- In 1941, philosopher and poet Gendun Chopel (1903–51) sent a large manuscript by ship, train, and yak across mountains and deserts to his homeland in the northeastern corner of Tibet. He would follow it five years later, returning to his native land after twelve years in India and Sri Lanka. But he did not receive the welcome he imagined: he was arrested by the government of the regent of the young Dalai Lama on trumped-up charges of treason. He emerged from prison three years later a broken man and died soon after. Gendun Chopel was a prolific writer during his short life. Yet he considered that manuscript, which he titled Grains of Gold, to be his life’s work, one to delight his compatriots with tales of an ancient Indian and Tibetan past, while alerting them to the wonders and dangers of the strikingly modern land abutting Tibet’s southern border, the British colony of India. Now available for the first time in English, Grains of Gold is a unique compendium of South Asian and Tibetan culture that combines travelogue, drawings, history, and ethnography. Gendun Chopel describes the world he discovered in South Asia, from the ruins of the sacred sites of Buddhism to the Sanskrit classics he learned to read in the original. He is also sharply, often humorously critical of the Tibetan love of the fantastic, bursting one myth after another and finding fault with the accounts of earlier Tibetan pilgrims. Exploring a wide range of cultures and religions central to the history of the region, Gendun Chopel is eager to describe all the new knowledge he gathered in his travels to his Buddhist audience in Tibet. At once the account of the experiences of a tragic figure in Tibetan history and the work of an extraordinary scholar, Grains of Gold is an accessible, compelling work animated by a sense of discovery of both a distant past and a strange present. (Source: https://www.press.uchicago.edu/ucp/books/book/chicago/G/bo17041383.html)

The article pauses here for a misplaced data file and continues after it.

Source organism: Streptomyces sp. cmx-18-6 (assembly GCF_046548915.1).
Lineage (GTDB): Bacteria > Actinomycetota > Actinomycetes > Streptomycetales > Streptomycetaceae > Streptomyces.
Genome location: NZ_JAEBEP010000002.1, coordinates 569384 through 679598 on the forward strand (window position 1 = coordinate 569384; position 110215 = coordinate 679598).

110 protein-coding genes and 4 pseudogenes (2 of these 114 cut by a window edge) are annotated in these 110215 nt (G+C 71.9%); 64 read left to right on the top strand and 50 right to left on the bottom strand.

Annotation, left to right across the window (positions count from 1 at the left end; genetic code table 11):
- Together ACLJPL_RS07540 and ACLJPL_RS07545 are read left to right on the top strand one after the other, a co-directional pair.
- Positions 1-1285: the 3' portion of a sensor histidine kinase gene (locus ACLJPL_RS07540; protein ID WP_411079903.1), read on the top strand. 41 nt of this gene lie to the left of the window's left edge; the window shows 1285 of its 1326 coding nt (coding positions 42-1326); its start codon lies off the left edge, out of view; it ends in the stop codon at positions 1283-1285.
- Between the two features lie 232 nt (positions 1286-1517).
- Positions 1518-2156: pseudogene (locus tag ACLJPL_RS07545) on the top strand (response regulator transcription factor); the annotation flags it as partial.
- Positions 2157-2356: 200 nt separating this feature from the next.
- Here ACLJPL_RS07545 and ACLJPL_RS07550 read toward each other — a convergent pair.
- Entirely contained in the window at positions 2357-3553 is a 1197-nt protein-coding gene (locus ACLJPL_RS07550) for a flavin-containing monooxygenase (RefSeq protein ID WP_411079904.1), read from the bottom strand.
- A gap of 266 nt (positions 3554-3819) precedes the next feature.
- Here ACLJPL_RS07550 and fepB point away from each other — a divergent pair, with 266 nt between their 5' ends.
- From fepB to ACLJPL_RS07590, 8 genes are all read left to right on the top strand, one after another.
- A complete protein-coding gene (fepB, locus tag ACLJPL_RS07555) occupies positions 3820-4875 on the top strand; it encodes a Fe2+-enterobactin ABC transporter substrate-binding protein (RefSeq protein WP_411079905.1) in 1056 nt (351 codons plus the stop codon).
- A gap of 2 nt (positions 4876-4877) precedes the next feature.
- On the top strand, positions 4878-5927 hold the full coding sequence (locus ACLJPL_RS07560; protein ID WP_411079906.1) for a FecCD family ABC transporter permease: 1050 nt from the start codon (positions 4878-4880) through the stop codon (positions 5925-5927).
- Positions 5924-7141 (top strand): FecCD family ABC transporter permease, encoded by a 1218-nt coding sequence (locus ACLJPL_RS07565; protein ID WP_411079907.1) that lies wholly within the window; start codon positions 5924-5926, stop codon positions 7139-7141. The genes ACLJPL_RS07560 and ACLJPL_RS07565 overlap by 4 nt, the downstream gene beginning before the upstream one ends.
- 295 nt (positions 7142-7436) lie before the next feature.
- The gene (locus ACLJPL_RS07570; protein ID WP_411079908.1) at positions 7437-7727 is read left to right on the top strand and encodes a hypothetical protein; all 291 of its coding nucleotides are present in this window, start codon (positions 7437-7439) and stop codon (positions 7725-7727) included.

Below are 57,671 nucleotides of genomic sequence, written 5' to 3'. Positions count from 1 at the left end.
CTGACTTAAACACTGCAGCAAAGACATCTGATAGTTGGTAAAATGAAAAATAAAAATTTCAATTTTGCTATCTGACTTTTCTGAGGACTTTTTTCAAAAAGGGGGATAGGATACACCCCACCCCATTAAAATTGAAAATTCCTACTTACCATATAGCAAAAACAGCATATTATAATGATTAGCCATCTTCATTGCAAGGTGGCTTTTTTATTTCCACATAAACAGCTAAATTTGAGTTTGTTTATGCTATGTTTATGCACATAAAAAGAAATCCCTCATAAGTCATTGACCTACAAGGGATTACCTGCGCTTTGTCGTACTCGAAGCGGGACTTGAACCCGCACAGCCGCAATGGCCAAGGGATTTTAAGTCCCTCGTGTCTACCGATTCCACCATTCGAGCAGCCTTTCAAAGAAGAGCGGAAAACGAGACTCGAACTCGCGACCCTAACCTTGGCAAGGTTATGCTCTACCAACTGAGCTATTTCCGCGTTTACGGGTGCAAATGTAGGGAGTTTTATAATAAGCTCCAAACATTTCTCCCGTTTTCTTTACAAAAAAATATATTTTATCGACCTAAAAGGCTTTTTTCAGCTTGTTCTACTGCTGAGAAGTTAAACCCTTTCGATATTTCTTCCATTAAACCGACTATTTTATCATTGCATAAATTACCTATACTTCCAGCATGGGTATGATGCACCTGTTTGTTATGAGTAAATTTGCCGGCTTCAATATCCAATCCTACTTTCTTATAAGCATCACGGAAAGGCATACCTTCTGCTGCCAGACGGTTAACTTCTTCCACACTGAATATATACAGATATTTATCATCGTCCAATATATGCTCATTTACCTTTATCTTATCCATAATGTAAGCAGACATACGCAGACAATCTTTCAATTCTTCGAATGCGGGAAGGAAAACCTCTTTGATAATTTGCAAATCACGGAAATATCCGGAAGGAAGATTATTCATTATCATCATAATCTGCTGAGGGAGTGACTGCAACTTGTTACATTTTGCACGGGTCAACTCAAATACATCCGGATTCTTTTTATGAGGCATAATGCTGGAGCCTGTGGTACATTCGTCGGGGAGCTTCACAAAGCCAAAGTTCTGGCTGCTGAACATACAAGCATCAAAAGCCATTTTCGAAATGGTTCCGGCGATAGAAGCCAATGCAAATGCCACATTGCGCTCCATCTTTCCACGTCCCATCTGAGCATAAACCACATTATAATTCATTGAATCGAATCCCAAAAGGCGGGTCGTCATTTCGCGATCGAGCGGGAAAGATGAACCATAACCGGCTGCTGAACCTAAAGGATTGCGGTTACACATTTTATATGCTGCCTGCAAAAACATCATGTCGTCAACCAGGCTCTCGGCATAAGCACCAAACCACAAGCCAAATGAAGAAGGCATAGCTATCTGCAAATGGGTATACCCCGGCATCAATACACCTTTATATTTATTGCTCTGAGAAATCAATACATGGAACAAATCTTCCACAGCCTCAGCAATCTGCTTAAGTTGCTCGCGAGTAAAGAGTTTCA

- Strange Tales of an Oriental Idol
- A collection of dozens of excerpts from early western sources referencing Buddha Śākyamuni, spanning over 1,500 years, from the work of St. Clement of Alexandria (d. 215 CE) to Eugène Burnouf's influential Introduction à l'histoire du Buddhisme indien (1844). Passages are presented with minimal commentary from the author, who gives a little historical and biographical background for each. This is a work of monumental scholarship on the part of Donal Lopez, who has drawn from a diverse range of sources to compile a roughly chronological depiction of the emergence of the western picture of the buddha, which he explains is not a "relentless linear march of scholarly progress" or an image slowly coming into focus, but "a sheer bulk of verbiage about the Buddha, which clearly increases with the passage of time." Here are accounts of travelers, usually Christian missionaries or clergy members among "idolators", merchants or compilers, and sedentary scholars. Early works, with a few sympathetic exceptions, tend to describe misguided idolators and primitive devil worshippers, while Lopez ultimately traces the later emergence in western consciousness of a single "historical buddha", a western invention that has remained largely unchanged since the 19th century.